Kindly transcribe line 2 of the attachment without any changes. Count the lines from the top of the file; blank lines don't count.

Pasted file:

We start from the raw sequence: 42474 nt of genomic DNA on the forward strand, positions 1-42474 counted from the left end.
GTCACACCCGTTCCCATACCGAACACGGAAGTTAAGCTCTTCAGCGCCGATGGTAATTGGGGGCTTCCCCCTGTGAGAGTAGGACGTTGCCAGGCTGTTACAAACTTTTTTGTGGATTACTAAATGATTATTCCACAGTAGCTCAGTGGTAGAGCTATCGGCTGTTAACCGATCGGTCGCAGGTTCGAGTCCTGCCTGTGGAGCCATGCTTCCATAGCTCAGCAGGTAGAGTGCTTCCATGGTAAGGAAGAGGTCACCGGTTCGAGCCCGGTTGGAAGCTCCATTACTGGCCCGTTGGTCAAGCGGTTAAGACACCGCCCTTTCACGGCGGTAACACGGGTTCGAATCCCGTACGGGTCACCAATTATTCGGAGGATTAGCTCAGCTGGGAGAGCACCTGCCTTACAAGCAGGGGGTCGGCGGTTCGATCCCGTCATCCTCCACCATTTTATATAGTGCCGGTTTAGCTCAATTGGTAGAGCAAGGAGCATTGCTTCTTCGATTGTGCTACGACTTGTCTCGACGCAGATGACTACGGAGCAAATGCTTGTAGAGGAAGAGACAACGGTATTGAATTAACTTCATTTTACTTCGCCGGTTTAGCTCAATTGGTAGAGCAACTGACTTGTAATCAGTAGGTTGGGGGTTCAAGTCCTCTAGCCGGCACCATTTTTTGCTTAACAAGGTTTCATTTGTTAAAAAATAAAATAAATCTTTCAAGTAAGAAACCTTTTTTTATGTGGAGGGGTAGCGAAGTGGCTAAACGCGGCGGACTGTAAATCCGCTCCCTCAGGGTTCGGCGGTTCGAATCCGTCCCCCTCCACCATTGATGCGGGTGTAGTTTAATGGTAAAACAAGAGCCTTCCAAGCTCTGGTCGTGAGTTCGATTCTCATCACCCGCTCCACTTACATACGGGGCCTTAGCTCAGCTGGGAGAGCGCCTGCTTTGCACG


GTCACACCCGTTCCCATACCGAACACGGAAGTTAAGCTCTTCAGCGCCGATGGTAATTGGGGGCTTCCCCCTGTGAGAGTAGGACGTTGCCAGGCTGTTACAAACTTTTTTGTGGATTACTAAATGATTATTCCACAGTAGCTCAGTGGTAGAGCTATCGGCTGTTAACCGATCGGTCGCAGGTTCGAGTCCTGCCTGTGGAGCCATGCTTCCATAGCTCAGCAGGTAGAGTGCTTCCATGGTAAGGAAGAGGTCACCGGTTCGAGCCCGGTTGGAAGCTCCATTACTGGCCCGTTGGTCAAGCGGTTAAGACACCGCCCTTTCACGGCGGTAACACGGGTTCGAATCCCGTACGGGTCACCAATTATTCGGAGGATTAGCTCAGCTGGGAGAGCACCTGCCTTACAAGCAGGGGGTCGGCGGTTCGATCCCGTCATCCTCCACCATTTTATATAGTGCCGGTTTAGCTCAATTGGTAGAGCAAGGAGCATTGCTTCTTCGATTGTGCTACGACTTGTCTCGACGCAGATGACTACGGAGCAAATGCTTGTAGAGGAAGAGACAACGGTATTGAATTAACTTCATTTTACTTCGCCGGTTTAGCTCAATTGGTAGAGCAACTGACTTGTAATCAGTAGGTTGGGGGTTCAAGTCCTCTAGCCGGCACCATTTTTTGCTTAACAAGGTTTCATTTGTTAAAAAATAAAATAAATCTTTCAAGTAAGAAACCTTTTTTTATGTGGAGGGGTAGCGAAGTGGCTAAACGCGGCGGACTGTAAATCCGCTCCCTCAGGGTTCGGCGGTTCGAATCCGTCCCCCTCCACCATTGATGCGGGTGTAGTTTAATGGTAAAACAAGAGCCTTCCAAGCTCTGGTCGTGAGTTCGATTCTCATCACCCGCTCCACTTACATACGGGGCCTTAGCTCAGCTGGGAGAGCGCCTGCTTTGCACG